Canadian Journal for Traditional Music (1973)

"Down the Okanagan"::
Shipping Songs from Regina

Robert C Cosbey

In the spring of 1972, I started what I hope will be a five-year project of collecting skipping and counting-out songs in Regina, Saskatchewan. My purposes are to study folk groups in action, and contribute, in the form of a definitive collection from one urban area, to the study of these folk forms.

The first year's collecting has yielded, among others, an interesting group of six related skipping songs, only one of which is listed in Roger D.

Abraham's Jump-Rope Rhymes: a Dictionary.

The basic song is Abrahams 120:

Abrahams lists ten sources, indicating that the song has been found in Maryland, Pennsylvania, New York, California, Wisconsin, the District of Columbia, and other unspecified parts of the United States.

It's interesting to speculate on this song and its use in Regina, Saskatchewan, in the middle of the prairies so far from river boats. The song must have originated close enough to the Mississippi for some one to have observed that on that river the boats do indeed go push. When I moved, many years ago, from my home beside the Hudson River to a new home next to the Mississippi, one of the first things I noticed was that the boats I grew up calling tugboats did not, on the Mississippi, tug barges from in front, but went behind the barges and pushed.

Regina's skipping songs, like so much else in Regina culture, come partly from Great Britain, partly from the United States, and partly from local development. This song must have come north with an American family which included girls of the rope-jumping age (in Regina, I have found this to mean roughly from age five to twelve). It is kept intact so far from the river by the fact that it is linked to a specific action. On the first line of the song, a second rope-jumper joins the one already in action; on the word push, the new jumper pushes the old one out. The song is repeated ovçr and over, with a change of jumpers each time. It's a fine way of giving everybody a chance to participate and, I have found it not only widespread but one of the favourite songs.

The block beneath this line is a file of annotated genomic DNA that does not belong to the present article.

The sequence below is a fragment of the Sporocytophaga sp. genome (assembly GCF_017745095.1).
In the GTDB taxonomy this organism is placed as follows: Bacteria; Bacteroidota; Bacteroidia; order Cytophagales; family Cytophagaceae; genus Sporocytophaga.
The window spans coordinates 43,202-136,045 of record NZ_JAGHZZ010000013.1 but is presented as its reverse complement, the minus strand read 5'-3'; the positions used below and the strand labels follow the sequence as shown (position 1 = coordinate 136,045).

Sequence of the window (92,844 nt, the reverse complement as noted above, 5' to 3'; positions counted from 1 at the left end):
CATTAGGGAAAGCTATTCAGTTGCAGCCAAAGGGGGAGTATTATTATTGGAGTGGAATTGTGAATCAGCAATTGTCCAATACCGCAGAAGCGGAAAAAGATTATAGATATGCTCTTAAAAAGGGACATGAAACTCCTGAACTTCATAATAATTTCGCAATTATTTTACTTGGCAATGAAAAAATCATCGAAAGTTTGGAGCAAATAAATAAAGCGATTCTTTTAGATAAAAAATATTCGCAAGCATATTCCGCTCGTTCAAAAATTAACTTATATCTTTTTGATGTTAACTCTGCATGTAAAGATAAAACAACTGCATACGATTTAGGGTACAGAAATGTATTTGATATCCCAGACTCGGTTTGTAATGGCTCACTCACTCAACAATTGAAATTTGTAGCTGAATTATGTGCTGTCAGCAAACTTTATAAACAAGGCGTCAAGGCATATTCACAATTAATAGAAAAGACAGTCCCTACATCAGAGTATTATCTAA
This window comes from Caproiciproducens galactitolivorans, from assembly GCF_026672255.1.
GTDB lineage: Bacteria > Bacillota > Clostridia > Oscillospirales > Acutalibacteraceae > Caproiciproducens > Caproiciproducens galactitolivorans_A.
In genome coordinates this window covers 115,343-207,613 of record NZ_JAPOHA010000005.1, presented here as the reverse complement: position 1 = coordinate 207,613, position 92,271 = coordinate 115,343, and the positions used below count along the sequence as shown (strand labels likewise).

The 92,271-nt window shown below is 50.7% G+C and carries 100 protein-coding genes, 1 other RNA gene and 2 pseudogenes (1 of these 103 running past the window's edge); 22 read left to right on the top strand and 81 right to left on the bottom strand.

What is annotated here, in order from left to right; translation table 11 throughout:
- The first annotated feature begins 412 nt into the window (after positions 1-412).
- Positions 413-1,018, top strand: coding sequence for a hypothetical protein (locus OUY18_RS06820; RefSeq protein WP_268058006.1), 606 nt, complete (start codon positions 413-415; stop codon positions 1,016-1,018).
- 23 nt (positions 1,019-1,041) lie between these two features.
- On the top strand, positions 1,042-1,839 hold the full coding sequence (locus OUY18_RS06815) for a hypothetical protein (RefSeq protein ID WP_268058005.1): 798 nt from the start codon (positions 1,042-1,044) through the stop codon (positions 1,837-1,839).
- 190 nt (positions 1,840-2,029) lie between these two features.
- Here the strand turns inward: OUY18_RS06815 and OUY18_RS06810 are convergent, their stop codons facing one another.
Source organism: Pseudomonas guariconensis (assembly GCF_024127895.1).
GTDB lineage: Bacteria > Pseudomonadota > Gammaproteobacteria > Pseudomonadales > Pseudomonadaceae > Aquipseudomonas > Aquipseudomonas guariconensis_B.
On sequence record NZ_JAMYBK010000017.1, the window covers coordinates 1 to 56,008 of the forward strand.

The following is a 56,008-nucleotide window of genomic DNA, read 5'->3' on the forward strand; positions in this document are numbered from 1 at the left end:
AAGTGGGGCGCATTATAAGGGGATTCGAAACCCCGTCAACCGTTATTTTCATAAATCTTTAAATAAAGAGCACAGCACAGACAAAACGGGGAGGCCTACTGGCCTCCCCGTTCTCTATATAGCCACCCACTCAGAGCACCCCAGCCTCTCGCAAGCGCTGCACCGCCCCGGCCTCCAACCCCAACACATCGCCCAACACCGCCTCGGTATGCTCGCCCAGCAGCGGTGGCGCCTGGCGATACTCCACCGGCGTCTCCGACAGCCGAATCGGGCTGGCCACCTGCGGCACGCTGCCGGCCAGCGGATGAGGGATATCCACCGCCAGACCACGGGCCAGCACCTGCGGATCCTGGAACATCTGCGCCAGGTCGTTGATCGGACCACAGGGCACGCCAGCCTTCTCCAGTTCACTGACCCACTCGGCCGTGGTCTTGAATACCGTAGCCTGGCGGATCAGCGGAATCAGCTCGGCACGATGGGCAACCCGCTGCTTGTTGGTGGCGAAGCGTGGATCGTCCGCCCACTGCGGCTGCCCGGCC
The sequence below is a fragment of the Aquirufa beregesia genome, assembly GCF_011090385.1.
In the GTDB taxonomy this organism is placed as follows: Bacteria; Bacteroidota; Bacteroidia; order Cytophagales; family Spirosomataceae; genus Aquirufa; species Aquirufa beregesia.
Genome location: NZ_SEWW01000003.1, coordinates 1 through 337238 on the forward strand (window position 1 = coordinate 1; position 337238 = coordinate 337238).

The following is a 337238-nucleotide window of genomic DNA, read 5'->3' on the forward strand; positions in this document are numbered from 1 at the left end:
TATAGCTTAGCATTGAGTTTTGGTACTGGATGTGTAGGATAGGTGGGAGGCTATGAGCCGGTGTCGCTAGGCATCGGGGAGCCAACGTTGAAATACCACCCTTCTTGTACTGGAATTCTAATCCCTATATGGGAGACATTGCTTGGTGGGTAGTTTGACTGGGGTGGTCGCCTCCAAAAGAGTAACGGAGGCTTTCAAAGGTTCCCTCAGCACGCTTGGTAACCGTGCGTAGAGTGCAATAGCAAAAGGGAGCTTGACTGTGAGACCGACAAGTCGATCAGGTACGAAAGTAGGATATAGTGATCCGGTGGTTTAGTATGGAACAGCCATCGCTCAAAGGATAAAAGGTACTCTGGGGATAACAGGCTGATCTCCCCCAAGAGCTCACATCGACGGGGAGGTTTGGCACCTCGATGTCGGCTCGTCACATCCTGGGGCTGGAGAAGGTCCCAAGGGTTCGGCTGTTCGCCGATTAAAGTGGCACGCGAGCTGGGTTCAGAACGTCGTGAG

Other songs exist side by side with this basic one, which presumably have been developed from it, and use the same melody. One goes:

Down the Mississippi
Where the boats shake hands.

It was probably made by confusion with the "Teddybear" songs or one of the many others which specify such actions. Two jumpers, of course, shake hands while skipping. This song thus widens the repertoire, but drops the historical accuracy of number 120.

Down in Dixie
Where the boats go tricksy
They go 1,2,3,4....

The parallel is obvious, but we can only speculate on the relationship. Two others, however, seem certainly to have been formed as parodies of number 120:

Down in the graveyard
Where the ghosts go "Boo!"
Down in the orchard
Where the apples go "Squoosh!"

In each of these, the skipper makes the appropriate noise. These seem to be usually thought of after doing number 120, and are accompanied by laughter.

Finally, a serious parody, which uses number 120 as a model but is made of local materials:

On the word comes, a new jumper comes in; on the word goes, the old jumper goes out. In practice, this song is repeated many times and like number 120 is a good one for giving everybody a chance. The Okanagan is, of course, well known in Regina as the valley in British Columbia from which much of our fruit comes.

Skipping songs are not only fascinating in themselves, especially in action, but as this group illustrates they are also interesting examples of such phenomena as diffusion, modification, the creation of new forms by parody of old ones, and the use of familiar materials in old artistic patterns to create new folk songs.

University of Saskatchewan at Regina
Regina, Saskatchewan

Résumé: . Regina, le Docteur Crosbey a recueilli auprès de jeunes enfants, un groupe in té ressan t de six chan ts apparen tés les uns aux au tres et construits sur des rythmes "sautillés"; le chant principal, d'origine américaine, s'est enrichi de plusieurs variations.